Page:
Credit cards have become consumers preferred payment source
Americans love credit cards — particularly when shopping in stores.
That’s according to a report from Mercator Advisory Group which found that, when consumers were asked to choose their single most preferred payment type in stores, 36% said they preferred credit cards, followed by debit cards (33%) and cash (18%). Three percent said they preferred private-label revolving store cards, and 2% preferred checks.
The survey also found that that U.S. consumers are now more likely to prefer using credit cards rather than debit cards or any other payment type at online retailers for online travel, digital content, and even online bill payments than since Mercator started tracking usage preference in 2015. Sixty-two percent of U.S. households used credit cards in 2018, up from 60% of U.S. households in 2017.
Debit cards, however, are often preferred for small purchases and everyday in-store spending such as groceries, according to Mercator’s “U.S. Consumers and Credit: Rising Usage” study. The report presents the findings from Mercator Advisory Group’s CustomerMonitor Survey Series online panel of 3,002 U.S. adult consumers surveyed in June 2018.
“In 2018, credit cards rewards and online shopping appear to be driving stronger use of general purpose network branded credit cards, especially since three in 10 credit cardholders say they use premium credit cards that have an annual fee,” said Karen Augustine, manager of Primary Data Services, including CustomerMonitor Survey Series, at Mercator Advisory Group, and the author of the report.
Publix to offer Aprons online cooking classes
Those who are looking to better their skills in the kitchen in the new year might look to Publix for a little extra help.
The Lakeland, Fla.-based retailer announced the launch of its first online Aprons Cooking School classes, which will premiere on YouTube.
Classes are to be held by two Publix Aprons Cooking School chefs, free to watch and will allow viewers to participate in a live chat by submitting comments and questions to be answered during the stream, the company said.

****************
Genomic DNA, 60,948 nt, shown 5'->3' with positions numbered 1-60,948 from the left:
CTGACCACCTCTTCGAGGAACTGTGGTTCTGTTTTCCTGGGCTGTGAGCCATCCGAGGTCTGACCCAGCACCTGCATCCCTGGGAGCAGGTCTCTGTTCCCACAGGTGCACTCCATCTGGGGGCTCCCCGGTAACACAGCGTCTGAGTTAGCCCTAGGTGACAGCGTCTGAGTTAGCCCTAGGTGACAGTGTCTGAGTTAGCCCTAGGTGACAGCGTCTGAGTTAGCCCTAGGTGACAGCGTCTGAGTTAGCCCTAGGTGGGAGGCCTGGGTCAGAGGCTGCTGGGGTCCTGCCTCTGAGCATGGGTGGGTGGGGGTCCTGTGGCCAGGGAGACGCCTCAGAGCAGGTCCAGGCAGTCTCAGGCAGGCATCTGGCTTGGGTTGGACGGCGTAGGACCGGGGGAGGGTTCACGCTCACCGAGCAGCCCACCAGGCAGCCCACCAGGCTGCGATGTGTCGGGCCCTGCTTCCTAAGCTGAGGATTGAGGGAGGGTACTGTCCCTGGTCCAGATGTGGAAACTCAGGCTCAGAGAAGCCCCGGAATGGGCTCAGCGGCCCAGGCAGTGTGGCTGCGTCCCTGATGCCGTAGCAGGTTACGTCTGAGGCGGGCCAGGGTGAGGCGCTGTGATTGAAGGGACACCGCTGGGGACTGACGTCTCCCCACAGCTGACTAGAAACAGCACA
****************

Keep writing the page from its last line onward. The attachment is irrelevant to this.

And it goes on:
The first January episode, titled “Get Cooking in the New Year,” will show viewers how to easily prep, cook and assemble three meals using a Publix deli oven-roasted chicken. A second episode, “Date Night” will premiere on Feb. 9, and demonstrate recipes for a romantic date night. The third episode, “Fill It, Stuff It and Roll It,” will debut on March 9, and show viewers how to wrap, stuff and roll various appetizers from around the world.
Each of the three classes are to begin at 6 pm ET and can be viewed any time after their premiere date and time on Publix’s YouTube channel. Further information on the classes can be found on the retailer’s website.
Sears chairman offers alternative if buyout is rejected
The chairman of Sears has a back-up plan for his company in case his $4.4 billion buyout offer is rejected.
On Dec. 28, Transform Holdco, an affiliate of Lampert’s ESL Investments hedge fund, submitted a last-minute bid for substantially all of the assets of Sears, including a portfolio of 425 stores, which it valued at $4.4 billion. The bid doesn’t guarantee that Sears will avoid liquidation. The company and its advisers must determine by Jan. 4 whether the bid is qualified and can move on to the bankruptcy auction on Jan. 14.
In addition to the primary bid, Lampert has submitted a smaller or “alternative” bid proposal, valued at $250 million, that would keep at least 250 stores open and also buy a few other pieces of Sears, CNBC reported. The rest of the company would likely be liquidated.
In addition, the back-up plan includes certain real estate assets. The real estate component was detailed in a letter to JLL, reported WWD, and included in the filing. In the letter, ESL indicates it would be willing to pay up to $1.81 billion for certain assets, including some ground leases.